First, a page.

Teaching Kids How to Save Money: An Age-by-Age Guide

Teaching kids how to save money is difficult, especially when there are so many temptations to buy everything they lay eyes on. If you can find a way to encourage your children to save and have fun doing it, it will benefit them tremendously in the long run, especially when it comes time to save for college. In fact, a study in the Journal of Children and Poverty found that youth with a savings account in their name were about six times more likely to attend post-secondary school than those who did not have a savings account.

education illustrationHow Can I Motivate My Children to Save for College?

In an article for College Savings Initiative, Cheryle Hamilton writes that the actual concept of saving is not something that is ingrained in the minds of the majority of the population. Rather, people have to be in the habit of saving consistently to develop a saving mindset. Furthermore, she states that opening a savings account for a newborn is simply not enough. Hamilton says, “Education is needed in order for growing kids and their parents to see all the perks for their kid’s superior education.” Children need to physically see that their saving habits are making a positive impact towards their future education.

Motivate your child to save for college by starting the conversation early in their life. The sooner, the better so neither you nor your child feels any additional stress right before the college application process. Here are some pointers, broken down by age group, so that you can present the concept of saving appropriately.

Toddlers through Kindergarteners

Educating children about money at this age may seem silly, but there are creative ways to do it so they begin to develop basic knowledge during this stage of life. They may not understand the true value of money, but they can start to differentiate between a penny, nickel, dime, and quarter.

What you can do:

Begin by learning name recognition with a coin identification game. Be sure to supervise toddlers when practicing with real coins to avoid swallowing. Preschoolers and kindergarteners can help you clip coupons (using children’s safety scissors!), allowing them to be hands on. While doing this, you can explain what coupons are and how they help save money.

Elementary-aged Children

At this time in your child’s life, he or she may be receiving a weekly or monthly allowance or even gifts of money from relatives for birthdays and other holidays.

What you can do:

This is a great time to take a trip to your credit union or bank to help your child open a junior account and encourage him or her to make regular deposits. Diamond Credit Union offers a Junior Membership account for children ages 12 and under. Having their own account will help to encourage financial best practices, teaching smart spending that will follow them through all of life’s big moments. Children will see that it’s fun to watch their money grow in their savings account rather than spending it.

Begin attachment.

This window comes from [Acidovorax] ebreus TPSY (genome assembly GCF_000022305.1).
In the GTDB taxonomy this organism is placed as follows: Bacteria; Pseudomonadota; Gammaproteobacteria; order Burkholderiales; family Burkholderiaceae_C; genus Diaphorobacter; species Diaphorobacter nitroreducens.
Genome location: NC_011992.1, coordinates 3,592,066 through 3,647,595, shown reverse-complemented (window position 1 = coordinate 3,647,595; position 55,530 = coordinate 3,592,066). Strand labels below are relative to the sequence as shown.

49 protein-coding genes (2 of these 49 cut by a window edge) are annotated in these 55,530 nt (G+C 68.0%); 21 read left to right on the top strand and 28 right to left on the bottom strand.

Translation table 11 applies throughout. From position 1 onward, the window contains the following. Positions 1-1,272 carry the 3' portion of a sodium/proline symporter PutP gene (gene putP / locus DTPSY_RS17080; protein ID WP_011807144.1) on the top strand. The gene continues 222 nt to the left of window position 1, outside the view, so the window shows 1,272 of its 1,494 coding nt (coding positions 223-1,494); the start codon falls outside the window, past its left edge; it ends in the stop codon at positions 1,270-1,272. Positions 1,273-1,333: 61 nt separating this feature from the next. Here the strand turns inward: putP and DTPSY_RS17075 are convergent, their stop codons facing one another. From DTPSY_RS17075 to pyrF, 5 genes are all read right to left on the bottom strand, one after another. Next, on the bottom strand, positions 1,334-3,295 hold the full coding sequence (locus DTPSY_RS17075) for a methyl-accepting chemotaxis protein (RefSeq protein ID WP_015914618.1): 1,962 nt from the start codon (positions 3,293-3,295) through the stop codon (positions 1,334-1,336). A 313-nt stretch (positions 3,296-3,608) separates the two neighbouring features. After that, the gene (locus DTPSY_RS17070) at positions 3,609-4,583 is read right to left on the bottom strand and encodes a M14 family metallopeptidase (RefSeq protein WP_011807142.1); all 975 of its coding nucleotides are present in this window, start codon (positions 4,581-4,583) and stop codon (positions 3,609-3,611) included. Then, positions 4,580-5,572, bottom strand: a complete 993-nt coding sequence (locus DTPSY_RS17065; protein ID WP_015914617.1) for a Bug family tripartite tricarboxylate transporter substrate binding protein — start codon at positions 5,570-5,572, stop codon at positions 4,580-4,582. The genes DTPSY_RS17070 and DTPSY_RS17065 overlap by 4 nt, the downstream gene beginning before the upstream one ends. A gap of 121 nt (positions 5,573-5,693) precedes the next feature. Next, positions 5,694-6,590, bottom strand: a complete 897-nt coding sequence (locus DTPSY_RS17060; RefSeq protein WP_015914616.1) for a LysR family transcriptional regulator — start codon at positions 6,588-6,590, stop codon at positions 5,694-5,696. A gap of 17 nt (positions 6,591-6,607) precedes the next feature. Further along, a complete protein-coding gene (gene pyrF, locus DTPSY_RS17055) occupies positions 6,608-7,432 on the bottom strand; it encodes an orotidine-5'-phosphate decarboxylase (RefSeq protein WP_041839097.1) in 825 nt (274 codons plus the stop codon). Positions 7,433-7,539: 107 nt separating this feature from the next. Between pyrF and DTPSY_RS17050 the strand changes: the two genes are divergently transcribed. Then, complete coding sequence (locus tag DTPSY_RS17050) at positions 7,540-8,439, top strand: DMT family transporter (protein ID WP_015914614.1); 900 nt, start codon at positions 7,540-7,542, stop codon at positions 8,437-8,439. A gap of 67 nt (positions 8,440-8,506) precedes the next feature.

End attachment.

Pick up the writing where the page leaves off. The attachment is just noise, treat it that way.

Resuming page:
Intermediate through Middle School

As your child gets older, they are able to understand basic monetary terminology such as debt, budgeting, savings, and checking account in a more complex way.

What you can do:

Encourage your child to make wish lists of the things he wants. Explain how to create a budget so he can visualize how much he has saved and how much he need to save to satisfy his wish list. You can also show him how to comparison shop, so he develops the habit of taking his time and doing a little research before spending money, ensuring he finds the very best deal on a product before spending.

By the time your child is in middle school, you can begin to discuss how much college costs and why having good grades and a college savings account is so important. According to a recent study, the average price for a “moderate” college budget at an in-state four-year public college is about $24,000.

You may want to create some sort of visual together to show the amount of savings he has now and how much more he needs to save between now and college in order to afford it. Discuss the concept of debt and how he can avoid it by saving and spending wisely.

High School

By this point in your child’s life, hopefully he or she has developed a sense of responsibility and financial knowledge to continue saving on their own. With college just around the corner, this is a great time to discuss what the next steps will be in terms of education.

What you can do:

Encourage your child to apply for scholarships that can help to offset the cost of college. With thousands of scholarship opportunities out there, there is bound to be something that suits your child.

If you have any questions about Diamond’s Junior Membership, contact a Diamond Member Services Representative for more information.

The views, opinions, and ideas articulated in this blog are just that, and should not be construed as financial or legal advice. The writers of these blogs are educated on the topics they are writing about, but they are in no way licensed financial advisors or registered investment advisors. Diamond Credit Union is not responsible for any actions a person may take as a result of the information they read in one of our blogs.